Jaspers talks about that, too. But she’s long explained the “brilliant evil” that is Juul’s chemistry to her audiences as well, how the company developed a formulation of nicotine that was not only more potent but easier to tolerate than cigarettes. While a drag on a cigarette would hit the back of the throat with a burning sensation, Juul’s hit was smoother, she said, meaning users could puff nonstop without discomfort. All those factors added up to a teenage vaping epidemic.
The students and parents at the PTA meeting also blamed Juul, standing up for a generation that got hoodwinked. Jaspers met them in the moment. You want to see the smoke? Here it is, she said.
“This is not your fault,” she told them. “You were steamrolled by a company that, from the get-go, really started marketing it to you. It was very clear that the demographic they were targeting was not me, and it was not the smoker who was trying to quit smoking. Absolutely not. It was you.”
The number of punches Jaspers has pulled since 2013, when a classmate of her fifth-grade daughter brought an e-cigarette to school thinking it was a toy, stands at exactly zero. She is a bolt of straight talk, the kind of no-excuses leader that teenagers themselves might call “kick-ass,” and an athlete who, at age 50, runs just over an 8-minute-mile marathon pace despite a torn meniscus. (That’s at least a minute-and-a-half faster than the average marathon pace, regardless of age or gender.)
“Patience,” she deadpanned, “is not one of my virtues.”
Jaspers grew up in Cologne, Germany, where she smoked her first cigarette at 14 and her last at 17, quick to start and fast to finish, in true Jaspers fashion. Just a “peer, stupid thing to do,” she said, a habit she gave up after earning a tennis scholarship to Seton Hall and recognizing the folly of taking a nicotine habit with her to twice-a-day practices.
Last October in her hometown, she completed her 14th marathon in 10 years, racing across the Rhine River and through the downtown streets, passing a couple of vape shops along the way. She probably was thinking about e-cigarettes anyway.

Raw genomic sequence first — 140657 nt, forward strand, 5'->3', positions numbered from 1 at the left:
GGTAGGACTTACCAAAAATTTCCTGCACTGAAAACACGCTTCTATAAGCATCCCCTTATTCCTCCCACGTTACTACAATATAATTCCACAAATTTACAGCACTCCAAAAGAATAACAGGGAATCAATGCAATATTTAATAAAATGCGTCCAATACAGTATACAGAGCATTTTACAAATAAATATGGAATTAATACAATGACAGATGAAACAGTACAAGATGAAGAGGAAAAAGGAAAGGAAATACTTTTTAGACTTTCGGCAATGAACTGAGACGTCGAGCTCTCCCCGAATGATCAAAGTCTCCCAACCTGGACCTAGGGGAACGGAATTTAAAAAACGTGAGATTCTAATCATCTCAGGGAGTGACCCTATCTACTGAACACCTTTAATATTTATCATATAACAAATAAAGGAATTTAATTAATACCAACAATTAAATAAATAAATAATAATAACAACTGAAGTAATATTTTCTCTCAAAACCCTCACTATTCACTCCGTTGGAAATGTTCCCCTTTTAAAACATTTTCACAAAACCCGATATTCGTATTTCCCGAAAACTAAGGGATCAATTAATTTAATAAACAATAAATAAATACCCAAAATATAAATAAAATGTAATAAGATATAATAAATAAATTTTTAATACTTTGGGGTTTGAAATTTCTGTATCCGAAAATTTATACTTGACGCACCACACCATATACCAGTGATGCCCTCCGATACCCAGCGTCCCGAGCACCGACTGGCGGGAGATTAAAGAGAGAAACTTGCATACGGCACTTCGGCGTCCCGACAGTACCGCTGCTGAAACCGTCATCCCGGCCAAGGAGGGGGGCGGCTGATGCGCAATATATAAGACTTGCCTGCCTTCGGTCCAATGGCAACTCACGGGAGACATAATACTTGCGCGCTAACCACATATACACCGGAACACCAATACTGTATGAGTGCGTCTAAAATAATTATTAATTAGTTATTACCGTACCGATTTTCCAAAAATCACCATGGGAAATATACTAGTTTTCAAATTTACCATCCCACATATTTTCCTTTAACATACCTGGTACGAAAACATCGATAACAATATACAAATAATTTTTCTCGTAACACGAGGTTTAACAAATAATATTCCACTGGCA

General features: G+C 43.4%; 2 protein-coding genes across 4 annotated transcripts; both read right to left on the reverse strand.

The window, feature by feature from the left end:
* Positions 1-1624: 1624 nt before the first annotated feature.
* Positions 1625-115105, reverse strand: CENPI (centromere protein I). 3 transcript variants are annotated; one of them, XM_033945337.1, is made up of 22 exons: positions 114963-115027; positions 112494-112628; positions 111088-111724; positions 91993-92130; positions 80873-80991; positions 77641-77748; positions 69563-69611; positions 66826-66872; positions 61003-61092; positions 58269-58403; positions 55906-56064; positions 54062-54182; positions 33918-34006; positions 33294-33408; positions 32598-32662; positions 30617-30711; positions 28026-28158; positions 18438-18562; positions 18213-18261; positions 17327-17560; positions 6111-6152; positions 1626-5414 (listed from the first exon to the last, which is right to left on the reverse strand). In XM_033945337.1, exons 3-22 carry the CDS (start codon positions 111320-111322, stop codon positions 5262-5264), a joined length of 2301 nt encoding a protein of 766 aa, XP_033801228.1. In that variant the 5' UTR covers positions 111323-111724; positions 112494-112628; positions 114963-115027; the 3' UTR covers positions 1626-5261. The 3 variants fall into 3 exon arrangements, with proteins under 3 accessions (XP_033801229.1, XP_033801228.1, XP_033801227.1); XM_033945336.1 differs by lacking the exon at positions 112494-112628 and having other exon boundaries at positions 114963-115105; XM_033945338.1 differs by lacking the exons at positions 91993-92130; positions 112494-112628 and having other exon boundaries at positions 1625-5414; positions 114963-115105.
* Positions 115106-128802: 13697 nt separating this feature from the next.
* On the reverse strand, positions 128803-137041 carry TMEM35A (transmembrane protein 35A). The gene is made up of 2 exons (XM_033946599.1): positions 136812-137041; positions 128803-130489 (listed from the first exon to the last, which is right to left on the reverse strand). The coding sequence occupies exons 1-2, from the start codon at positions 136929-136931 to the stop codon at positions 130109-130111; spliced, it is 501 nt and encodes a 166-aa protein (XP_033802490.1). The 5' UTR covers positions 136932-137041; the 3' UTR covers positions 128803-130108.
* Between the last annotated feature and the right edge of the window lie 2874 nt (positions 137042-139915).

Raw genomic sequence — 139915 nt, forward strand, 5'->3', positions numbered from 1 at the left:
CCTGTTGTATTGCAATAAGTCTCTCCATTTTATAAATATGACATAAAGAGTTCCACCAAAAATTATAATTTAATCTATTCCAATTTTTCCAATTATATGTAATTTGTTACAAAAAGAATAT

“Running, for me, is very therapeutic,” said Jaspers, who holds joint appointments at UNC in environmental science and engineering and in microbiology and immunology. “It’s the only time I don’t have phone, email, texts, kids, husband, students, anyone. It’s just me, and I can actually think. I have a problem that bugs me, and I try to come up with a solution. Like, ‘How can I get this across? How can I tell people flavors are bad? What’s a good analogy?’ You’re stuck on something, and somehow it gets unstuck. I come home from a run, and it’s like, ‘Oh. This is how it works.’ ”
Her lab students know exactly how it works.
“Oh, we’d always pay the price for her runs,” Philip Clapp, a past doctoral student of Jaspers, said with a laugh. “She would come back and say, ‘I had a marathon this week and I got to run for several hours, and I think we need to do this study. There’s this call for papers here, and I think you should do this …’ And I’m just like, ‘Oh, my God. She can’t go to any more races.’ ”
In 2013, the same year Jaspers’ daughter saw the e-cigarette at school, UNC won a federal grant to study new and emerging tobacco products. Jaspers’ lab began investigating vaping in earnest.
At the time, many researchers were comparing e-cigarettes’ health safety to those of traditional cigarettes, because the former had been heralded early on as a better alternative. One such study, by Public Health England in 2015, still is routinely cited by vapers who oppose regulation and by new companies looking to enter the $14 billion industry. In it, researchers found e-cigarettes to be 95 percent safer because they lacked the carcinogens known to be produced by combustible cigarettes.
“But e-cigarettes are not burning tobacco, which is where these cancer-causing agents are coming from in cigarettes,” Jaspers said. “I could have made that statement without actually doing any science, because it was the wrong premise for that kind of comparison.”
For Jaspers, the question always has been: Are e-cigarettes safe, period?
To help answer that, Clapp zeroed in on the e-cigarette flavorings that were instrumental in attracting teenagers; the agents, which mimicked sweet treats such as cotton candy or pumpkin spice latte, often were so potent that they masked the presence of nicotine for users. In Jaspers’ lab, they discovered “bucketfuls” of the flavoring chemicals in e-liquids.
“Because these people weren’t trained in any sort of toxicology,” Clapp said, “if one drop of a flavoring was good, then 10 drops had to be better. And if that was better, then 100 drops might be even better than that, so they just kept adding it. We were just shocked to see the concentration in a lot of these products, and that was what was going directly into people’s lungs.”